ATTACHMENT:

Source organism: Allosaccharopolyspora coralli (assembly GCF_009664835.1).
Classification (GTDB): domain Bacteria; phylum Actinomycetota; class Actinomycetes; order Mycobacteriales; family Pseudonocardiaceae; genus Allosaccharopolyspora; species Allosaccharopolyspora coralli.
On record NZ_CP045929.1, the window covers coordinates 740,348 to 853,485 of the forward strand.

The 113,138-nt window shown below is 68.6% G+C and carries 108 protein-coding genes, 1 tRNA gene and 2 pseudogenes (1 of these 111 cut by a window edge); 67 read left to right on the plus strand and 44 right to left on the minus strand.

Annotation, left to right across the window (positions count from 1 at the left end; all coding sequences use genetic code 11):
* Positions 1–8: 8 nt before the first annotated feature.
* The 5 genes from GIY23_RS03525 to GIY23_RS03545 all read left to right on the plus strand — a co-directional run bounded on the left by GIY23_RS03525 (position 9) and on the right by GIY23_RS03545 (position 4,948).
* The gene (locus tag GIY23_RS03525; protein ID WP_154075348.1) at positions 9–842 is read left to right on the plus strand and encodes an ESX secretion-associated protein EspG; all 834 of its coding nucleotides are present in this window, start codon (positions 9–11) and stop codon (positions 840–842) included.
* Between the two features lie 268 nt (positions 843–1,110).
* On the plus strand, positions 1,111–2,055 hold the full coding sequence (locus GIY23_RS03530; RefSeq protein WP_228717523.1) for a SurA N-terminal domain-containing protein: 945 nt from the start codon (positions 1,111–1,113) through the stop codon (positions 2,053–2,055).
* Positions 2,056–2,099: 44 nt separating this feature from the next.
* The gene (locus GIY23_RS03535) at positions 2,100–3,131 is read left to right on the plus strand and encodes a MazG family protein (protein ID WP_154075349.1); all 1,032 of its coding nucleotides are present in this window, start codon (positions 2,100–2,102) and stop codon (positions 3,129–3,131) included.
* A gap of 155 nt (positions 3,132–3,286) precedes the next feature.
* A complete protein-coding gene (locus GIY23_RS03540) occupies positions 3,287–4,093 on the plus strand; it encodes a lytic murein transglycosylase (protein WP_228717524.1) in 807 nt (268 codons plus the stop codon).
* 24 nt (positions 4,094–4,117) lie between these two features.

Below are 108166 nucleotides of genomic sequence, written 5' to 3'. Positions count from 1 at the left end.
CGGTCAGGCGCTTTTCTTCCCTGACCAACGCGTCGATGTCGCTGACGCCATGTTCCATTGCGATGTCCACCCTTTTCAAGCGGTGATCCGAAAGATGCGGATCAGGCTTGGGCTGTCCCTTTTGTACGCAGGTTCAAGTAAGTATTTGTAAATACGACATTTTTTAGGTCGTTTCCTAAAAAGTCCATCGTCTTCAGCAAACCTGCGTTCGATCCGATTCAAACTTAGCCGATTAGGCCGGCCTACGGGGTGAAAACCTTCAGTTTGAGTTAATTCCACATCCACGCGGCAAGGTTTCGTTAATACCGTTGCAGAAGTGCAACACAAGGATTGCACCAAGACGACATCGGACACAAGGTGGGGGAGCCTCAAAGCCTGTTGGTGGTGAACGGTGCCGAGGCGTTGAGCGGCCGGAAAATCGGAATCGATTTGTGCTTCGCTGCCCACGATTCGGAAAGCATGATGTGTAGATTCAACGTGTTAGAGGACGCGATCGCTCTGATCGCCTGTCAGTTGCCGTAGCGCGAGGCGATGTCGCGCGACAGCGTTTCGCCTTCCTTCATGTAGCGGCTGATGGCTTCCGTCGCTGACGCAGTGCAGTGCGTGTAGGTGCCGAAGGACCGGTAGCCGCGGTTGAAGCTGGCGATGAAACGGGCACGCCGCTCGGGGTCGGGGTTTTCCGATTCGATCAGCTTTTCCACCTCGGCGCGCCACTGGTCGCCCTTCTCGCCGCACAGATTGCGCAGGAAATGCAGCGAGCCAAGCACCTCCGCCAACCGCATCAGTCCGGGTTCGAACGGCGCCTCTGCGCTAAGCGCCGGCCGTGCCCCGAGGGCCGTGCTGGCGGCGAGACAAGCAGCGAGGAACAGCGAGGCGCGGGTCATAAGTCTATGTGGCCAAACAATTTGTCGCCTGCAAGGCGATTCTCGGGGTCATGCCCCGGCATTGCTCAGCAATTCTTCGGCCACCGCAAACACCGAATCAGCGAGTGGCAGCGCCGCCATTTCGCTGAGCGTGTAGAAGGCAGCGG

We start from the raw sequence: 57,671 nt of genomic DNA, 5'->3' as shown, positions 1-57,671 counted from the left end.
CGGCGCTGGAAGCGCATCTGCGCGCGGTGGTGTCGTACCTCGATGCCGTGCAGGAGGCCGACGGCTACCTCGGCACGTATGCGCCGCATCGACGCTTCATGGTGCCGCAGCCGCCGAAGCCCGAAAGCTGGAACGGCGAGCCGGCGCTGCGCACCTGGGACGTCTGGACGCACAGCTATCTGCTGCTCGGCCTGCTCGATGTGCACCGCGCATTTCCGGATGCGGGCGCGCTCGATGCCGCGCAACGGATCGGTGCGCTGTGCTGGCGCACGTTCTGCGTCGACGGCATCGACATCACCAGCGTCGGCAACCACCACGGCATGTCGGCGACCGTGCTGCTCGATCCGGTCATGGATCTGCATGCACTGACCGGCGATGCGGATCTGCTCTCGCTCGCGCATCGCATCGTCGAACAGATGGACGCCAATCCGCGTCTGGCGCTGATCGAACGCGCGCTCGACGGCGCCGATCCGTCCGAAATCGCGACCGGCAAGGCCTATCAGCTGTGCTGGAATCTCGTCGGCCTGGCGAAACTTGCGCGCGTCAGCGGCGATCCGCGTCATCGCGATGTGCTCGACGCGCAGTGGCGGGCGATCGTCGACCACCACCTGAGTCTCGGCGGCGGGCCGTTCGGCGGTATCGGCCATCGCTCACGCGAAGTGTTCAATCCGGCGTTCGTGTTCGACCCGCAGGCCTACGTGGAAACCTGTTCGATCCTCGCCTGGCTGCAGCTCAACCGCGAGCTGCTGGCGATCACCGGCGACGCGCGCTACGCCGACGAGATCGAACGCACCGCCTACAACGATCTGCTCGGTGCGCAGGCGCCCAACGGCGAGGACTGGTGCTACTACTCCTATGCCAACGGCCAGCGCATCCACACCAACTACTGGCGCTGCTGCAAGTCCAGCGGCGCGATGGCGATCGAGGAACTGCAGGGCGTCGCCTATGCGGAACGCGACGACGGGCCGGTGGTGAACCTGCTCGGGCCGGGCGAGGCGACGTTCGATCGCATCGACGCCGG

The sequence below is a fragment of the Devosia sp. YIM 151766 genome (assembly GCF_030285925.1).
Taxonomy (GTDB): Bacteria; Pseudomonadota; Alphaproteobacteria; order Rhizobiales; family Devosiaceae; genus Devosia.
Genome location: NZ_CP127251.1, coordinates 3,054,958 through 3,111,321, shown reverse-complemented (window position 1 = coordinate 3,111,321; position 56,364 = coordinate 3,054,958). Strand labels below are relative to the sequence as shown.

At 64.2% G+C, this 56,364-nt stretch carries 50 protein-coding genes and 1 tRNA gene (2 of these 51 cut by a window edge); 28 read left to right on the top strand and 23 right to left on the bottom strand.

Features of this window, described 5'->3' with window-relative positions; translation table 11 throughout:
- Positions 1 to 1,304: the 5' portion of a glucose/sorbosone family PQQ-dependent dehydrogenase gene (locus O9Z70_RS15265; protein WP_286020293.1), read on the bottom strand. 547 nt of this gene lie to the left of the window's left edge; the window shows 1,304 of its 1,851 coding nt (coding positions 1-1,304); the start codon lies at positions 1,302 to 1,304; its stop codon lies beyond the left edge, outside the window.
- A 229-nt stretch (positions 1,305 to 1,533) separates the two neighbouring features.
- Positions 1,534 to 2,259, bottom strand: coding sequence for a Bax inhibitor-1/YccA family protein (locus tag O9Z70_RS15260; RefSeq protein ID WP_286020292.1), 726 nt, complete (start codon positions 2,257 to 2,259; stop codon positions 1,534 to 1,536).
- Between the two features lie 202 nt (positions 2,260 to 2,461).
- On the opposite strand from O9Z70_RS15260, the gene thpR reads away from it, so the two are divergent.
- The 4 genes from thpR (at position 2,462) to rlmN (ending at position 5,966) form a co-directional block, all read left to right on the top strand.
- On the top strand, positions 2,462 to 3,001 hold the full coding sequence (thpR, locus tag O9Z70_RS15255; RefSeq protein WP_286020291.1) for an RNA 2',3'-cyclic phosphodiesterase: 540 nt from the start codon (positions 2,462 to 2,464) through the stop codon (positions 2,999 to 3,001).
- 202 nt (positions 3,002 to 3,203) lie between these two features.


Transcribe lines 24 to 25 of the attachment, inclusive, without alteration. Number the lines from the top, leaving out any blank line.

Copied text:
Features of this window, described 5'->3' with window-relative positions; translation table 11 throughout:
- Positions 1 to 1,304: the 5' portion of a glucose/sorbosone family PQQ-dependent dehydrogenase gene (locus O9Z70_RS15265; protein WP_286020293.1), read on the bottom strand. 547 nt of this gene lie to the left of the window's left edge; the window shows 1,304 of its 1,851 coding nt (coding positions 1-1,304); the start codon lies at positions 1,302 to 1,304; its stop codon lies beyond the left edge, outside the window.